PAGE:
Argosy by Bella Li

  • I think what I wanted was not synthesis, but the coexistence of forms: it was important to me that the images and text together created a world, while at the same time retaining their distinctness as different modes of expression.  My Last Book with Bella Li in The Suburban Review 
  • In the Spirit of Disappearance: An Interview with Bella Li in Peril Magazine What I wanted to convey in Argosy, beyond the madness of embarking on expeditions of discovery, beyond the exigencies of specific people in specific times, was a general atmosphere of strangeness. Because everything, when you look closely, is strange: people, history, language—language most of all. The more I think about poetry as a genre, the more I see it as a space for estrangement: where language—that which ostensibly provides a common ground on which to stand—can be most thoroughly interrogated.

    Disappearance, a particular species of the unknown, is a passing from the recorded and catalogued into the unnamed and unremarked, by a path that is unclear. The word itself invites openness, a suspension and deferral of explanations; it can evoke contradictory or incongruous alternatives without resolving them one way or another. It’s this openness and spaciousness that I find most compelling, not only in the poetry of Rimbaud, but in any work of art.

    There is, of course, a political dimension to the material on which ‘Pérouse’ is based—in the history of colonial appropriation, the gathering of knowledge often precedes and informs conquest, and the dissemination of this knowledge amounts to an act of erasure. Disappearance creates a palpable gap in the known, one that draws attention not only to the disappeared (in this case, it is the explorer who vanishes), but also to the fact that knowledge is always contingent and never absolute.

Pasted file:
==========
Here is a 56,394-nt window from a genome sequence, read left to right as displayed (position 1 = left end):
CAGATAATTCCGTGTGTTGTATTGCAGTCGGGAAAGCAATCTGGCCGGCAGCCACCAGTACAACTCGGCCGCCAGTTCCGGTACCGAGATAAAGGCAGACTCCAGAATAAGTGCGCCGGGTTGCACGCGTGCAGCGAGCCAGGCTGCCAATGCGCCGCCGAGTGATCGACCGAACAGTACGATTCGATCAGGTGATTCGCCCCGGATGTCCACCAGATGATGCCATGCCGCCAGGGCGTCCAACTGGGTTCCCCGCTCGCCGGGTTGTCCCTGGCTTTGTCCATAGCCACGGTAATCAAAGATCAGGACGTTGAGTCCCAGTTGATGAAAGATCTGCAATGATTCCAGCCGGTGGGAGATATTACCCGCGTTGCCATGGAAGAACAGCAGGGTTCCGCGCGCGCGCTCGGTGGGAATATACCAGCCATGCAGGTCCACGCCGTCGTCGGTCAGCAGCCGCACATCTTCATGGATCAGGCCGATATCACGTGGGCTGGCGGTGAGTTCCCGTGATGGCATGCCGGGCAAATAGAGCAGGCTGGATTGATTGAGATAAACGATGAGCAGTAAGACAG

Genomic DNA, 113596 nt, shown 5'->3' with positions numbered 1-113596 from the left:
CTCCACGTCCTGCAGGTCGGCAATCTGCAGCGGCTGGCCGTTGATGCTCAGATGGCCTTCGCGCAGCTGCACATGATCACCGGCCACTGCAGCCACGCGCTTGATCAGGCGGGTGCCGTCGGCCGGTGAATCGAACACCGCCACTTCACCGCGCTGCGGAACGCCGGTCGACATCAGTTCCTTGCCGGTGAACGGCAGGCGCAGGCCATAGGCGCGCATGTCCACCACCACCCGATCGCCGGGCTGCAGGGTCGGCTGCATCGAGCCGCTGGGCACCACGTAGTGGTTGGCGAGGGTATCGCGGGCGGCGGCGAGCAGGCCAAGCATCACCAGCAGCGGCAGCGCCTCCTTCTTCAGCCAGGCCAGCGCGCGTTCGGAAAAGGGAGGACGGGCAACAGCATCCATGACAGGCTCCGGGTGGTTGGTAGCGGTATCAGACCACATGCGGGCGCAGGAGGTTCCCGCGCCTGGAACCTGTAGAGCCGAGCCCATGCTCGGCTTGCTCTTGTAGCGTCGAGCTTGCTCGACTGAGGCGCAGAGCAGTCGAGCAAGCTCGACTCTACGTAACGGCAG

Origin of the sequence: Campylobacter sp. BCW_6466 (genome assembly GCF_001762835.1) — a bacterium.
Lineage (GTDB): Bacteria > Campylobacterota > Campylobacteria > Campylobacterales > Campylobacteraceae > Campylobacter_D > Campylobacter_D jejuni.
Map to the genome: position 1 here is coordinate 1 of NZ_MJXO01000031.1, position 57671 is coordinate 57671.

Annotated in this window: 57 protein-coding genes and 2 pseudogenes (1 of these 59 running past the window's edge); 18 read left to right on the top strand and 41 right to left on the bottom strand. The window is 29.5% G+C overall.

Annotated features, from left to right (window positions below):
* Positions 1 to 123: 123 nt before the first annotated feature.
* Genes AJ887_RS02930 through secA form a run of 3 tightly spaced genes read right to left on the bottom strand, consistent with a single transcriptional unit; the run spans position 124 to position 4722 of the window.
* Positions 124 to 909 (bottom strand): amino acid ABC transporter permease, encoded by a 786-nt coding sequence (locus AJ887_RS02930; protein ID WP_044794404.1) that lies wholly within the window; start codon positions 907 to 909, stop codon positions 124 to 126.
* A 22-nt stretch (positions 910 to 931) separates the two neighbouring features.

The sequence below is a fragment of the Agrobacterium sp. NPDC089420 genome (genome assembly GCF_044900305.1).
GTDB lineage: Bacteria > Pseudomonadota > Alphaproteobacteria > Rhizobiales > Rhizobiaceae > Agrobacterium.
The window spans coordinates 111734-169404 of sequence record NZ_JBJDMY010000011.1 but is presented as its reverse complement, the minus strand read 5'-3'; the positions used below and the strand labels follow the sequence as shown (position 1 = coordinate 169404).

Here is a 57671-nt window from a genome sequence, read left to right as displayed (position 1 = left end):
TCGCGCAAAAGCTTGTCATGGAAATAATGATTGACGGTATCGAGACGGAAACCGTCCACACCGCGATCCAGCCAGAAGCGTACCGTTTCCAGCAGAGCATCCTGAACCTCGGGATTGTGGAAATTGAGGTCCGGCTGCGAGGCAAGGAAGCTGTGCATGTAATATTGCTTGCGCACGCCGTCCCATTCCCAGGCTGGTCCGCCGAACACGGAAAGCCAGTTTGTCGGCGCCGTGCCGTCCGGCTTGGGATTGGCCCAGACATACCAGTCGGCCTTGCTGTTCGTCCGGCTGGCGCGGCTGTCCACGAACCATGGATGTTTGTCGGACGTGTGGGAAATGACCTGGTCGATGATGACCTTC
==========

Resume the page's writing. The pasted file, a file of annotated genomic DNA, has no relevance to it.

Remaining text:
To write with an awareness, and in the spirit, of disappearance is to recognise that the persistence of gaps is necessary. The seeking of discontinuities and ambiguities, not only in accounts of the past and present, but in language itself, and their proliferation—the multiplication of possibilities and the refusal of smooth transitions and definitive statements—are uses to which poetry is particularly well suited.

    Argosy
     began with the ‘Pérouse’ collages and the photographs in ‘La ténébreuse’, which were shot during a period when I’d stopped reading and writing poetry altogether. Working in a different medium meant a lot of time feeling my way through the dark, stumbling and making mistakes. But while the material was different, the methodology of collage and recombination was largely the same: in my poems, which are generally inclined towards the visual, I am often appropriating other titles and phrases and themes, disassembling and reassembling.

    The book draws on surrealist conventions in visual art, where a sense of the uncanny, as well as playfulness, are central, and whimsy and terror are often conveyed simultaneously. I also wanted to reference and evoke, through the lexicon of images, the genres of horror and adventure—the work of Poe and Lovecraft, Verne and Stevenson—in which the monstrous always borders on, and to some extent draws its power from, the comic—as well as the aesthetics of comics and pulp magazines. Because Argosy, for me, combines all of these influences and traditions.